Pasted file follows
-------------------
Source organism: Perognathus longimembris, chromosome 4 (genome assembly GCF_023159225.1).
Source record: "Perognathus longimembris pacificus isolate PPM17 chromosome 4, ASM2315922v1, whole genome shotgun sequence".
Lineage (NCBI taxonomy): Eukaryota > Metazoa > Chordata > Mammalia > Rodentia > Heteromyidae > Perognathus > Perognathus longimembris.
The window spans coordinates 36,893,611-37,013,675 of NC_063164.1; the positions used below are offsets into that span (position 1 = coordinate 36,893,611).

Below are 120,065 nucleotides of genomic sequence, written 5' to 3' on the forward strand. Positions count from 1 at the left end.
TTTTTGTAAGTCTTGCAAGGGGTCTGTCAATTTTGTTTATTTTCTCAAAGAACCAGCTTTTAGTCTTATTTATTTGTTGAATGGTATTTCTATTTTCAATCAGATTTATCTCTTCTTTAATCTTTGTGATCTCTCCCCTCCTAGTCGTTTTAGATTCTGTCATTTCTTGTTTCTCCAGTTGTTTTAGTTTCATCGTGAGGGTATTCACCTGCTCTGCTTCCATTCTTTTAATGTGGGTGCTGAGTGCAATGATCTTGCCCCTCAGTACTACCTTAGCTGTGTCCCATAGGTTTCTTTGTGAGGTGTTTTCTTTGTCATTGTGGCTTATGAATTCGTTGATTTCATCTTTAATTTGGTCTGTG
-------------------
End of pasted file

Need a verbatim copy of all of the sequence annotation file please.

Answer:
Source organism: Perognathus longimembris, chromosome 4 (genome assembly GCF_023159225.1).
Source record: "Perognathus longimembris pacificus isolate PPM17 chromosome 4, ASM2315922v1, whole genome shotgun sequence".
Lineage (NCBI taxonomy): Eukaryota > Metazoa > Chordata > Mammalia > Rodentia > Heteromyidae > Perognathus > Perognathus longimembris.
The window spans coordinates 36,893,611-37,013,675 of NC_063164.1; the positions used below are offsets into that span (position 1 = coordinate 36,893,611).

Below are 120,065 nucleotides of genomic sequence, written 5' to 3' on the forward strand. Positions count from 1 at the left end.
TTTTTGTAAGTCTTGCAAGGGGTCTGTCAATTTTGTTTATTTTCTCAAAGAACCAGCTTTTAGTCTTATTTATTTGTTGAATGGTATTTCTATTTTCAATCAGATTTATCTCTTCTTTAATCTTTGTGATCTCTCCCCTCCTAGTCGTTTTAGATTCTGTCATTTCTTGTTTCTCCAGTTGTTTTAGTTTCATCGTGAGGGTATTCACCTGCTCTGCTTCCATTCTTTTAATGTGGGTGCTGAGTGCAATGATCTTGCCCCTCAGTACTACCTTAGCTGTGTCCCATAGGTTTCTTTGTGAGGTGTTTTCTTTGTCATTGTGGCTTATGAATTCGTTGATTTCATCTTTAATTTGGTCTGTG